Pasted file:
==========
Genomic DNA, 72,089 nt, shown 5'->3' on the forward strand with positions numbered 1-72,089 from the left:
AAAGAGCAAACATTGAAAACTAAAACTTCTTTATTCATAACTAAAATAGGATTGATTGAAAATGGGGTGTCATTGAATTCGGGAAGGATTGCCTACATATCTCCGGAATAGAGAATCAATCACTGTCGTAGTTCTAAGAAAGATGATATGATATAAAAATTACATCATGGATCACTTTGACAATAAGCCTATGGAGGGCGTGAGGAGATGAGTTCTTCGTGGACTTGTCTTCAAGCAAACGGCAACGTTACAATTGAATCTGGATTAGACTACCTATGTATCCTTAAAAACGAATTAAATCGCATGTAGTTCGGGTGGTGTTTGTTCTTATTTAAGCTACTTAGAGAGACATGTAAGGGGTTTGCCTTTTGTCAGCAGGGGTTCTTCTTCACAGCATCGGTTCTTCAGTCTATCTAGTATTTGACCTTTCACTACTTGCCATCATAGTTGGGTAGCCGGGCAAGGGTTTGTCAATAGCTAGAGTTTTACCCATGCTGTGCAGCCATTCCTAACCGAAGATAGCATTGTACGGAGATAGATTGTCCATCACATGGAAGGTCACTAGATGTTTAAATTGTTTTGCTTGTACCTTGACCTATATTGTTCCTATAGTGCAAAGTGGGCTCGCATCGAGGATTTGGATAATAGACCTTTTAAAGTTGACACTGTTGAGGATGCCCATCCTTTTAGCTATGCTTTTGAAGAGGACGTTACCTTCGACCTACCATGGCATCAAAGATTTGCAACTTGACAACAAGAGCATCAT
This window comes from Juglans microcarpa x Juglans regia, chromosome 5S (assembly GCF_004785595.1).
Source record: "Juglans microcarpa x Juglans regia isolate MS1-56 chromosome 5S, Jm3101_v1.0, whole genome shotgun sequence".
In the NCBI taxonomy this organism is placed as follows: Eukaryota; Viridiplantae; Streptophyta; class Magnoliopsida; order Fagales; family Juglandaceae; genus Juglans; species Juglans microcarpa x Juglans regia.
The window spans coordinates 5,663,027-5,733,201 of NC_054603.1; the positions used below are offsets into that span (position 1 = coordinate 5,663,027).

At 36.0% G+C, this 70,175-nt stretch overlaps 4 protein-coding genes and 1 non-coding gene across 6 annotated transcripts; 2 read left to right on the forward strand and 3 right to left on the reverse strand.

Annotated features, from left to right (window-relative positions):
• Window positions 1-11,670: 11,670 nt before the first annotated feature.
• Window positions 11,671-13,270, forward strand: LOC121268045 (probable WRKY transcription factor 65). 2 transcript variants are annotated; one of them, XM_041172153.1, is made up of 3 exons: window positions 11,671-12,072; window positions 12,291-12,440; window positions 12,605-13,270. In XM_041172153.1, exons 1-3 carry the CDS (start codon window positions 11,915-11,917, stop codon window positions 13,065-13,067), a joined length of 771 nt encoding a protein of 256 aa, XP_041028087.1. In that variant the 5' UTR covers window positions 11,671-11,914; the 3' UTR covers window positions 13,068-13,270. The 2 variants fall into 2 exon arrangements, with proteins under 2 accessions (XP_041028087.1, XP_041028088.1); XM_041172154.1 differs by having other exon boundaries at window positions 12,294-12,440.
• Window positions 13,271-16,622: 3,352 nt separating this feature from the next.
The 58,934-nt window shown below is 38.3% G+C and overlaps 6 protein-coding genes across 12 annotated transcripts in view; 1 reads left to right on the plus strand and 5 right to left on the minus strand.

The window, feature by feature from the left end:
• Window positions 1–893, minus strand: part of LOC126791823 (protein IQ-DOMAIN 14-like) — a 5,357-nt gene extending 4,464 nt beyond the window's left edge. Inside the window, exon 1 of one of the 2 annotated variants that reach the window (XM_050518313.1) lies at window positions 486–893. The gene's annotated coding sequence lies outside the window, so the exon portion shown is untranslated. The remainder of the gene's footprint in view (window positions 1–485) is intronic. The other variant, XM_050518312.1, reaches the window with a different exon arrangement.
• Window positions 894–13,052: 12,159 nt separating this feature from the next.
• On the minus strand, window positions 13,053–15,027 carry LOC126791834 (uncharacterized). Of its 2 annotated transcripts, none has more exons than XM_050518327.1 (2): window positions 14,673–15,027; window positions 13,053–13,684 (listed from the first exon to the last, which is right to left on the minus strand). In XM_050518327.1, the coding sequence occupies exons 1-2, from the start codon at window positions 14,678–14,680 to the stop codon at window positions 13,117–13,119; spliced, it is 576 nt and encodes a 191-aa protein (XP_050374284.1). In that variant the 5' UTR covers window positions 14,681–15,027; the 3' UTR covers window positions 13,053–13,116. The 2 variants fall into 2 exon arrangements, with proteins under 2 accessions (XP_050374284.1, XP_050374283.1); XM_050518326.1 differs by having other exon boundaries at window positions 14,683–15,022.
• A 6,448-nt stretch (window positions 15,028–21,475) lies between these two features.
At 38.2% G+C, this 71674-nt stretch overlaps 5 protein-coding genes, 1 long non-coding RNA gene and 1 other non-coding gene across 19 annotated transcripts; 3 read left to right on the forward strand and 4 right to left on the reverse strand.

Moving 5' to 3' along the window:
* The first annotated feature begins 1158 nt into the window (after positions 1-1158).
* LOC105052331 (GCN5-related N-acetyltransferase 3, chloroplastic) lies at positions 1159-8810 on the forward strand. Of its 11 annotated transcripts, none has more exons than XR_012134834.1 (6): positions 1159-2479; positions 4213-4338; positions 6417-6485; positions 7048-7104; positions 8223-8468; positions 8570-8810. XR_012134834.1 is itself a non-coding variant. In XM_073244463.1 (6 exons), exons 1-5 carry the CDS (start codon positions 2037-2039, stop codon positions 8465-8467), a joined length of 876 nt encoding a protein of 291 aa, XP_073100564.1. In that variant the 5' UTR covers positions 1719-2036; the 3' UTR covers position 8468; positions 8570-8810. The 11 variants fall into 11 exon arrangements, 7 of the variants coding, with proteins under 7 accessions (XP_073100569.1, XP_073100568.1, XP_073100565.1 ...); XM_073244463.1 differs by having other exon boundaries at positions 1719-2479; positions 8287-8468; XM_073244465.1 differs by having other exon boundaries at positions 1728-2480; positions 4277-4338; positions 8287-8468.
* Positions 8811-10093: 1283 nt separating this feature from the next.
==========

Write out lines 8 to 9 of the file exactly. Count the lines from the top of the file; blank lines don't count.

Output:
Annotated features, from left to right (window-relative positions):
• Window positions 1-11,670: 11,670 nt before the first annotated feature.